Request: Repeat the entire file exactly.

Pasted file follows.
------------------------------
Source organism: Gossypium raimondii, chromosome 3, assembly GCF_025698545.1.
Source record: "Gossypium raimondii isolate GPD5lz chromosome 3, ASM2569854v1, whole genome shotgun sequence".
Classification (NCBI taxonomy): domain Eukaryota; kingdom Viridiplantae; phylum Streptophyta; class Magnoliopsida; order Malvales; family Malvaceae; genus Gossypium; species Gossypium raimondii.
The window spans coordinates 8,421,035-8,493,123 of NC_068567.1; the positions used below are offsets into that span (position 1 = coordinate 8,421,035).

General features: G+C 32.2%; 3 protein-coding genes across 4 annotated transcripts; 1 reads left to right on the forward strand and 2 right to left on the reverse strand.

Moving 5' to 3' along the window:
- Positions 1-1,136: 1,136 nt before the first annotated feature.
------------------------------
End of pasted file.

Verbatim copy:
Source organism: Gossypium raimondii, chromosome 3, assembly GCF_025698545.1.
Source record: "Gossypium raimondii isolate GPD5lz chromosome 3, ASM2569854v1, whole genome shotgun sequence".
Classification (NCBI taxonomy): domain Eukaryota; kingdom Viridiplantae; phylum Streptophyta; class Magnoliopsida; order Malvales; family Malvaceae; genus Gossypium; species Gossypium raimondii.
The window spans coordinates 8,421,035-8,493,123 of NC_068567.1; the positions used below are offsets into that span (position 1 = coordinate 8,421,035).

General features: G+C 32.2%; 3 protein-coding genes across 4 annotated transcripts; 1 reads left to right on the forward strand and 2 right to left on the reverse strand.

Moving 5' to 3' along the window:
- Positions 1-1,136: 1,136 nt before the first annotated feature.